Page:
In this study we report the results of multiple regression analysis of the largest 16S rRNA sequence datasets reported thus far on ileal tissues collected from IBD subjects. This analysis demonstrates that IBD phenotype has a predominant effect on microbial composition associated with the macroscopically normal appearing proximal margin of resected ileum. The changes in intestinal microbiota that were observed in ileal CD may have occurred early in the pathogenic process before overt disease was manifest. Alternatively, chronic enteric dysbiosis that arises as a consequence of pathologic inflammation at one location within the GI tract may be propagated to unaffected sites. The observed alterations in ileal microbiota could have an impact on regional inflammation or metabolic properties (e.g., butyrate metabolism), however the functional implications of these shifts remain to be determined.
NOD2 genotype was also selected albeit with more modest effect for all three 16S rRNA sequence datasets and for targeted qPCR assays of the C. coccoides- E. rectales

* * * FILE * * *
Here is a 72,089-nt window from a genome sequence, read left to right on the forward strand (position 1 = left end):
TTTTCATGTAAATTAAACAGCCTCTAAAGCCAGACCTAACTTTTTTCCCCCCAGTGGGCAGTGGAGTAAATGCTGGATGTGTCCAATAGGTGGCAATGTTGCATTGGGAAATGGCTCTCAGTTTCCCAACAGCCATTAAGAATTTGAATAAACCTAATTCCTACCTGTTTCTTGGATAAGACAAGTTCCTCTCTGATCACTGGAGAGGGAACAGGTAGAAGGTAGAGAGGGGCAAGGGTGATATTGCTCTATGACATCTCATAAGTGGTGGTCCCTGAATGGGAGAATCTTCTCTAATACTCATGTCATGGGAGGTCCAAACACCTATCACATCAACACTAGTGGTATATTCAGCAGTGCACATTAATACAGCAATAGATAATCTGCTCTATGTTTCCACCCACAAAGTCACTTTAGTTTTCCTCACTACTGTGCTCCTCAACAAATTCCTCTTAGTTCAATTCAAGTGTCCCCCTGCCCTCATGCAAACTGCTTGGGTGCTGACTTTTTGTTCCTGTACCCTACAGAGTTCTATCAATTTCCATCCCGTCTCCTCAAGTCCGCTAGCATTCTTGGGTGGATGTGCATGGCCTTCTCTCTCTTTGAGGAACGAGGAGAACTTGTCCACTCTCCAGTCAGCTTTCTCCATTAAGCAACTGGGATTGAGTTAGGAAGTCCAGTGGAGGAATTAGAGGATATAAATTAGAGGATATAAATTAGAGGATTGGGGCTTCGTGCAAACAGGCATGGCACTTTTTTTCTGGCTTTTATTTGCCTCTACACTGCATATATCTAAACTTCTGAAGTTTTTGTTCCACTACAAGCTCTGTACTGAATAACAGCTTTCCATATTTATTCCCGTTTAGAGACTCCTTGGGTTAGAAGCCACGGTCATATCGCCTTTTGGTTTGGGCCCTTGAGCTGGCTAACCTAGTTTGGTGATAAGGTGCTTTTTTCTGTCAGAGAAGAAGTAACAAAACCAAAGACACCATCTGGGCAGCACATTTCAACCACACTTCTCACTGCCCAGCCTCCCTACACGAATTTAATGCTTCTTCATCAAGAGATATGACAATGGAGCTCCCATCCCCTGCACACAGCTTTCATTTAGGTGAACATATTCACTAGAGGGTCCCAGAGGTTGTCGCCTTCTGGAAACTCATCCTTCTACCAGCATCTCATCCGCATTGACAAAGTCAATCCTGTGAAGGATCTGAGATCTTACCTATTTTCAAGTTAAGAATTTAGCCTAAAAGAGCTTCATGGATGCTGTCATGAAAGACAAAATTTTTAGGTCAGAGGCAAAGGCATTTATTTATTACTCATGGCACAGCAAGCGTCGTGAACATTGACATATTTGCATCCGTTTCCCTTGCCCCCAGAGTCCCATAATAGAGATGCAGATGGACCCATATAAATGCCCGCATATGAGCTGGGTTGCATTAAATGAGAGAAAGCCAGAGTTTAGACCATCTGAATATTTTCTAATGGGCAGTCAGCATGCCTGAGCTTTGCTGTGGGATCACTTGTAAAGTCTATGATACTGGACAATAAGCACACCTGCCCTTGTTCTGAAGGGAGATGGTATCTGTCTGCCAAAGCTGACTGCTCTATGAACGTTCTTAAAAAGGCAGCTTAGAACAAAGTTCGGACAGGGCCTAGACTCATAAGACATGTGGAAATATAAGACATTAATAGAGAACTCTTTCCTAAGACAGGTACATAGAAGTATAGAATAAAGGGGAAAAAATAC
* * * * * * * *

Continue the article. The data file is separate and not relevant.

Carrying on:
group. The bacterial 16S rRNA sequences assayed by the C. coccoides – E. rectales
qPCR assay likely overlap with some but not all the 16S rRNA sequences included in Group XIVa and IV. The observation that ileal CD phenotype and NOD2 risk alleles, which presumably contribute to this phenotype, had opposite effects on this microbial group, suggests that the effect of the NOD2 risk allele on the relative frequency of the C. coccoides-E. rectales
group is not simply mediated through an association with ileal CD phenotype. Thus the results of targeted QPCR assays and 16S rRNA sequence analysis both demonstrate a significant effect of NOD2 genotype on ileum associated microbial composition. Our results in disease –unaffected ileal tissues support our previous analysis of an independent set of intestinal tissues that were more heterogeneous with respect to anatomic location and inflammation. Our findings are consistent with the report that the relative frequency of Firmicutes
spp., as determined by targeted qPCR, is higher in NOD2 knockout mice than in wild type mice